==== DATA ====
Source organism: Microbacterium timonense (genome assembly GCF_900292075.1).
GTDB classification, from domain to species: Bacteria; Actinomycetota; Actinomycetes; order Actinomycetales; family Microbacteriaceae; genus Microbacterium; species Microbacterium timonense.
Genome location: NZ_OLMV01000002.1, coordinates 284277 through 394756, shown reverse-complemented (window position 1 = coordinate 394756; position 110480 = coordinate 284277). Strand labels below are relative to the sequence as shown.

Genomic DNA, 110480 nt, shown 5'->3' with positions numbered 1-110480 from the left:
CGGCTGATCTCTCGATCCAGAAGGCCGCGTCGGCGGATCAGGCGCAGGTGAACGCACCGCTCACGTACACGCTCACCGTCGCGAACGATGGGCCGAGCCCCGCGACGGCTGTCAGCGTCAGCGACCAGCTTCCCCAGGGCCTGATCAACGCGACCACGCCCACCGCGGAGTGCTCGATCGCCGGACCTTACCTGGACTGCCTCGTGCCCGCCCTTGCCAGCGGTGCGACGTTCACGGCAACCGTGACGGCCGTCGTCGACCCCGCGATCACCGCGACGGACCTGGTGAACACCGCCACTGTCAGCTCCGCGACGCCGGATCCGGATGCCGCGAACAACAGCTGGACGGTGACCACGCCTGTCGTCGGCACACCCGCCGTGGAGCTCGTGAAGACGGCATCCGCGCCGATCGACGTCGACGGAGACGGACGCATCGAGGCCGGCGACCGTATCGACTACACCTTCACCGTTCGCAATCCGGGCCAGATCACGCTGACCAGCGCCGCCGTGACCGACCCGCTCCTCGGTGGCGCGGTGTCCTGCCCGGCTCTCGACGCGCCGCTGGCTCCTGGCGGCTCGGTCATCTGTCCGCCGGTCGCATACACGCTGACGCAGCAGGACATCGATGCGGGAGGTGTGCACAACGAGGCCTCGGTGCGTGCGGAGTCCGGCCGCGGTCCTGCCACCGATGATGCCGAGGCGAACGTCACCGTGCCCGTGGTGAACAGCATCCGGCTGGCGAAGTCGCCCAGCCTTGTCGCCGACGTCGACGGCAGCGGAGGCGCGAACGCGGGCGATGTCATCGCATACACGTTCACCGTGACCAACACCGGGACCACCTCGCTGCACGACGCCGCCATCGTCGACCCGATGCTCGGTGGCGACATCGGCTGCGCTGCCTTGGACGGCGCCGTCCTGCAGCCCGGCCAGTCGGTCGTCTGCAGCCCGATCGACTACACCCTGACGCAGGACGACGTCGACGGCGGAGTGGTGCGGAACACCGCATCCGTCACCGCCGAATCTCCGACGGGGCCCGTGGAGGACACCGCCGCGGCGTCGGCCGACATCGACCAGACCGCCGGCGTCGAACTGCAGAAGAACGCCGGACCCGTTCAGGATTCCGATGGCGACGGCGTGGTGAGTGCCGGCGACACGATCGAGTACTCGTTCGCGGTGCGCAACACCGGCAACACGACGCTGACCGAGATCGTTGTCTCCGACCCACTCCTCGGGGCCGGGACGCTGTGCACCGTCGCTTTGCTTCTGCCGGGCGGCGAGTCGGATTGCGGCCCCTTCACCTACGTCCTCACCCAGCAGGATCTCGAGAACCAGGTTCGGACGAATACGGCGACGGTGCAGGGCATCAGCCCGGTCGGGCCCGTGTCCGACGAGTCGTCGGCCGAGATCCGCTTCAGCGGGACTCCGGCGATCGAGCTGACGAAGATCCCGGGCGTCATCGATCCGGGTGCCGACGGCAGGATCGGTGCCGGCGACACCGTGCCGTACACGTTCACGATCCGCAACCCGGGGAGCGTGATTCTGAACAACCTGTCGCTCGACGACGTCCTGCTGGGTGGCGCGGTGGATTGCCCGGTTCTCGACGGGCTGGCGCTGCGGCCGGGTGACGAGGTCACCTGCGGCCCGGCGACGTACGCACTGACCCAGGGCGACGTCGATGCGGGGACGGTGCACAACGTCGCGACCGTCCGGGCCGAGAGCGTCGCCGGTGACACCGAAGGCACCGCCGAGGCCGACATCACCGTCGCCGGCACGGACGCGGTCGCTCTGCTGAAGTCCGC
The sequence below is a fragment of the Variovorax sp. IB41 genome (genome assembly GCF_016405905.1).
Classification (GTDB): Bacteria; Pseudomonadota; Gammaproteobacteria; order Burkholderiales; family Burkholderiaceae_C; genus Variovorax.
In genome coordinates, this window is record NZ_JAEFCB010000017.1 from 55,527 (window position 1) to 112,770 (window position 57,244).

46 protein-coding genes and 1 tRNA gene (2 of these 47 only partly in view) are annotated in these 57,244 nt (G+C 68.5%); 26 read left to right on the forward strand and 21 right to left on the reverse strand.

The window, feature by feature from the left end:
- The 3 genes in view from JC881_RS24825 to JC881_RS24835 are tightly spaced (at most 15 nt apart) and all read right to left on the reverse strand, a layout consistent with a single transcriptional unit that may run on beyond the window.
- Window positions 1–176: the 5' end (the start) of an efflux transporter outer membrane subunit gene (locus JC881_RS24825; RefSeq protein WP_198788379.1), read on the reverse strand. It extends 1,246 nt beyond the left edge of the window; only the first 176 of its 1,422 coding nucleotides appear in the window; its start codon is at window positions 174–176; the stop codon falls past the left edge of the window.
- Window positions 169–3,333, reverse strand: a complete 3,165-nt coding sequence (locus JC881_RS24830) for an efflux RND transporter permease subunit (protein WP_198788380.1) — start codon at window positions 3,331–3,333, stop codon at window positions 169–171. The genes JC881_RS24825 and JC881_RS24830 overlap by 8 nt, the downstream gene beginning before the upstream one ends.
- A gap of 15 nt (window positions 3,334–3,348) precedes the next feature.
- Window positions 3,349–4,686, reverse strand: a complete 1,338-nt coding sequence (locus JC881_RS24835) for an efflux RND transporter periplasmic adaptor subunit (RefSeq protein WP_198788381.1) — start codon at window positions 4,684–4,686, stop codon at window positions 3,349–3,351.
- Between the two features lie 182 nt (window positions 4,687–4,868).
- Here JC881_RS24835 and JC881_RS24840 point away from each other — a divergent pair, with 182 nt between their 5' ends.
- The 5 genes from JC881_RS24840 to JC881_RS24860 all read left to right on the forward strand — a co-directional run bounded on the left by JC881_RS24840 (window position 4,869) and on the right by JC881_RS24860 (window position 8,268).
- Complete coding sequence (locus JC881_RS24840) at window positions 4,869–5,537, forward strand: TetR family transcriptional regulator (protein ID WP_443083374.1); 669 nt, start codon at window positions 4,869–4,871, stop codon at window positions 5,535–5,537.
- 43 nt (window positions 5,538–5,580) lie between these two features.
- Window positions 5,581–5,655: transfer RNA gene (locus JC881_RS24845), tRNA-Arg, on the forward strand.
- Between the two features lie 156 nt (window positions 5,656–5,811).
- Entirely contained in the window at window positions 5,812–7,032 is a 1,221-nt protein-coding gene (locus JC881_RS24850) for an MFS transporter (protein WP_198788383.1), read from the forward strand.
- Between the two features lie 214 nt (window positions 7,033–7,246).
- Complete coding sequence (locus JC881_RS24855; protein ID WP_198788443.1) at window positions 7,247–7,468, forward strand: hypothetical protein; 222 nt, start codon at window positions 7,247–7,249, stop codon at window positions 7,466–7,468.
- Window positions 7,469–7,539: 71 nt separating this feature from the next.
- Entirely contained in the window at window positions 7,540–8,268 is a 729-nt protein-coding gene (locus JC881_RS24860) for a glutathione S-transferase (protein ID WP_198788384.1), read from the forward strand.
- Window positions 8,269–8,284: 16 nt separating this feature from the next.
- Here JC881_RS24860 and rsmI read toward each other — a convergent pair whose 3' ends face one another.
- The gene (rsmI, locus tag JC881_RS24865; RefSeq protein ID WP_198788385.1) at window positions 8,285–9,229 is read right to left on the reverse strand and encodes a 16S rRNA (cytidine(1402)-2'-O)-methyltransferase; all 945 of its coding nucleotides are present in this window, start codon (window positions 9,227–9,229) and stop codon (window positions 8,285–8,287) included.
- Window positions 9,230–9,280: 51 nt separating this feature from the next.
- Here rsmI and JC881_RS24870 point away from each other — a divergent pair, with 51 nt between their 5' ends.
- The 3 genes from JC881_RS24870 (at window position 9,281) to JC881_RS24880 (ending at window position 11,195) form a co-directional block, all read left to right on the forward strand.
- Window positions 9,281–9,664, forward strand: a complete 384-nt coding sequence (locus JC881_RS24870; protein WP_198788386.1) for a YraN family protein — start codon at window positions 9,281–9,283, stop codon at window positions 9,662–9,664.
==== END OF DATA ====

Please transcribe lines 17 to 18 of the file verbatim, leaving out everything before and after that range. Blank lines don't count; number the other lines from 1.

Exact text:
- Here JC881_RS24835 and JC881_RS24840 point away from each other — a divergent pair, with 182 nt between their 5' ends.
- The 5 genes from JC881_RS24840 to JC881_RS24860 all read left to right on the forward strand — a co-directional run bounded on the left by JC881_RS24840 (window position 4,869) and on the right by JC881_RS24860 (window position 8,268).